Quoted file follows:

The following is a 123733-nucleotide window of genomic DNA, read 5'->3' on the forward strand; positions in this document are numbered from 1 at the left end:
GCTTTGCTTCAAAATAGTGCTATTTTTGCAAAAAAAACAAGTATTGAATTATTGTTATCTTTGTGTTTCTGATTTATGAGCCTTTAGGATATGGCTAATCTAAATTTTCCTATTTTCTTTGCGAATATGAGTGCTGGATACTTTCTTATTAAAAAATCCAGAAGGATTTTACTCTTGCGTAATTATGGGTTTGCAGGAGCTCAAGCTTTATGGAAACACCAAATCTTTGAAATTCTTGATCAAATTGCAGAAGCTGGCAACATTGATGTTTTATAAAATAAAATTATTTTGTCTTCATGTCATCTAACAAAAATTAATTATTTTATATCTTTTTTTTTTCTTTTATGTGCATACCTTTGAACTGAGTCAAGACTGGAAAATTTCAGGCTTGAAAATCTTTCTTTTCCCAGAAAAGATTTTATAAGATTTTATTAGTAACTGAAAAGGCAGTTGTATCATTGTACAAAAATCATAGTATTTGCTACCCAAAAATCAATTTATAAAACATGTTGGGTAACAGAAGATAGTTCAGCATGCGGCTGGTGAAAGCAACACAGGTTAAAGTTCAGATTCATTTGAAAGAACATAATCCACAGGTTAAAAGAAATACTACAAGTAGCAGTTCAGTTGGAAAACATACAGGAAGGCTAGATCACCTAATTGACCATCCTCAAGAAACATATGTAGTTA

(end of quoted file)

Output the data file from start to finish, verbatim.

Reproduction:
The following is a 123733-nucleotide window of genomic DNA, read 5'->3' on the forward strand; positions in this document are numbered from 1 at the left end:
GCTTTGCTTCAAAATAGTGCTATTTTTGCAAAAAAAACAAGTATTGAATTATTGTTATCTTTGTGTTTCTGATTTATGAGCCTTTAGGATATGGCTAATCTAAATTTTCCTATTTTCTTTGCGAATATGAGTGCTGGATACTTTCTTATTAAAAAATCCAGAAGGATTTTACTCTTGCGTAATTATGGGTTTGCAGGAGCTCAAGCTTTATGGAAACACCAAATCTTTGAAATTCTTGATCAAATTGCAGAAGCTGGCAACATTGATGTTTTATAAAATAAAATTATTTTGTCTTCATGTCATCTAACAAAAATTAATTATTTTATATCTTTTTTTTTTCTTTTATGTGCATACCTTTGAACTGAGTCAAGACTGGAAAATTTCAGGCTTGAAAATCTTTCTTTTCCCAGAAAAGATTTTATAAGATTTTATTAGTAACTGAAAAGGCAGTTGTATCATTGTACAAAAATCATAGTATTTGCTACCCAAAAATCAATTTATAAAACATGTTGGGTAACAGAAGATAGTTCAGCATGCGGCTGGTGAAAGCAACACAGGTTAAAGTTCAGATTCATTTGAAAGAACATAATCCACAGGTTAAAAGAAATACTACAAGTAGCAGTTCAGTTGGAAAACATACAGGAAGGCTAGATCACCTAATTGACCATCCTCAAGAAACATATGTAGTTA